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Interview: Linda Grant

The Booker Prize-nominated writer looks back on When I Lived In Modern Times and what it means today in the midst of Brexit Britain

If you took English at the University of Portsmouth and happened to choose the unit Literary Prizes and Public Acclaim in your second year you would’ve stumbled across a little gem of a book titled When I Lived In Modern Times. The novel follows 20-year old Evelyn Sert, the orphan daughter of a Jewish hairdresser whose Latvian parents emigrated to Britain around the advent of the 20th century. With ambitions of becoming an artist and shedding her outsider exterior, Evelyn immigrates to Palestine in 1946 whilst Jewish immigration was prohibited by the stubbornness of British colonialism. Both in Britain, under the imposing tone of its stiff narrative voice, and in Palestine, a nation socially torn by its sacred past and its gleaming Tel-Aviv-driven future, Evelyn finds herself dragged into her own identity crisis. The characters she meets also offer conflicting opinions about Palestine’s state of flux and the damaging British influence. And as a romance with a Palestinian soldier with ties to a group attempting to bomb the British blossoms, Evelyn struggles to choose between her duelling homelands.

The book, written by Linda Grant, won the Orange Prize for Fiction in 2000. Grant shares many traits with the protagonist of her second novel. Grant was born in Liverpool to parents with immigrant backgrounds, her father Polish-Jewish, her mother Russian. Grant also left England in search of a better future. However, Grant is quick to point out that herself and Evelyn merely share experience, not biography. “One of the challenges of writing her [Evelyn] as a character as opposed to me is that she has no education. It’s surprisingly difficult to write about somebody with no education. Would a 20-year old hairdresser from Soho heard of Freud for example? In 1946, probably not. A whole set of your assumptions about how you see the world are not present. So I would say she is absolutely nothing like me. She has experiences which I have had, but that doesn’t mean she’s biographical.”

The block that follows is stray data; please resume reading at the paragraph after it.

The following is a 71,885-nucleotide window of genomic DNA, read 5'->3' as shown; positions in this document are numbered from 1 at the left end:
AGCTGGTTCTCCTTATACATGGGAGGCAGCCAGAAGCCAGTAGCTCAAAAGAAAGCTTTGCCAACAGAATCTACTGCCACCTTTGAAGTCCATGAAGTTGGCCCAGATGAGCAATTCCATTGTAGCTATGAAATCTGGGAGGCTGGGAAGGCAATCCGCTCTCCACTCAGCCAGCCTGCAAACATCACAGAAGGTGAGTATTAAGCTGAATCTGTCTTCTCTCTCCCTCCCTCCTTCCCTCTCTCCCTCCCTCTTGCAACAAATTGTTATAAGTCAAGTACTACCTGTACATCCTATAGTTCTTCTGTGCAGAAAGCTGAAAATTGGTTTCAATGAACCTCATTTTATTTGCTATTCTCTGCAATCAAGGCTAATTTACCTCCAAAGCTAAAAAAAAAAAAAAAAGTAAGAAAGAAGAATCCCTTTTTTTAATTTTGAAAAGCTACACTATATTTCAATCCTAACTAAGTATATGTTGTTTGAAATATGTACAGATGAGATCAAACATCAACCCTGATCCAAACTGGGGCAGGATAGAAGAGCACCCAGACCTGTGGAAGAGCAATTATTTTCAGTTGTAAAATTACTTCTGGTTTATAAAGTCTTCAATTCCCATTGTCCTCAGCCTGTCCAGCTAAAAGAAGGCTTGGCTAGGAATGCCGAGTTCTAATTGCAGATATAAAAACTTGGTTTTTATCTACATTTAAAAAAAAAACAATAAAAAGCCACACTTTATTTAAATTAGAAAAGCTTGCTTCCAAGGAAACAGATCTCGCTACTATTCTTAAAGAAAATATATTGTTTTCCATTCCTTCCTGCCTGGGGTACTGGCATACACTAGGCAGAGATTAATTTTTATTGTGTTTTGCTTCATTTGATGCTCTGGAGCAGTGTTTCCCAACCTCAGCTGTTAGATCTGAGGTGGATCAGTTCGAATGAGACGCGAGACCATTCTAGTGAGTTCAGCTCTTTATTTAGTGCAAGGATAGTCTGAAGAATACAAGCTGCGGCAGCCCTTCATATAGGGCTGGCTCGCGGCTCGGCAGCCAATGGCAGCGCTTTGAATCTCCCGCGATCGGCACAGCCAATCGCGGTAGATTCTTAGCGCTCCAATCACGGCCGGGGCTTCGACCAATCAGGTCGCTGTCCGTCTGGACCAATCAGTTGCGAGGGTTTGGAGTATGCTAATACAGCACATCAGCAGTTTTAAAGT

“The assumptions that we made about Brexit, especially leading up to Brexit, is that nobody would commit economic and cultural suicide this way proved to be horrifying.”

When I Lived In Modern Times is certainly an intense dissection of Britain’s uncomfortable colonial past as well as investigating the wide spectrum of Palestine’s evolving landscape. Considering the current geopolitical state of a ‘mid-Brexit’ Britain, the novel reopens a healing wound when revisited more than 15 years after its release. “I first started writing it in 1998, 20 years ago now. Really, until the last 15-20 years, Britain was not a multicultural country,” Grant recalls. “Nobody of my age went to school with anybody of different ethnicity. It was really, really unusual. It was a country in which people who came from a ethnic minority background felt themselves to live in a tiny enclave. There was an imposing narrative of Britishness and of Englishness more so and the character of Evelyn comes out of this feeling on her part that because she’s Jewish, she doesn’t feel English. So she goes to Palestine where because she’s English she’s not Israeli. So she’s dealing with a long-term cultural problem which would last for a very long time in this country, a problem which I think still underpins this country.”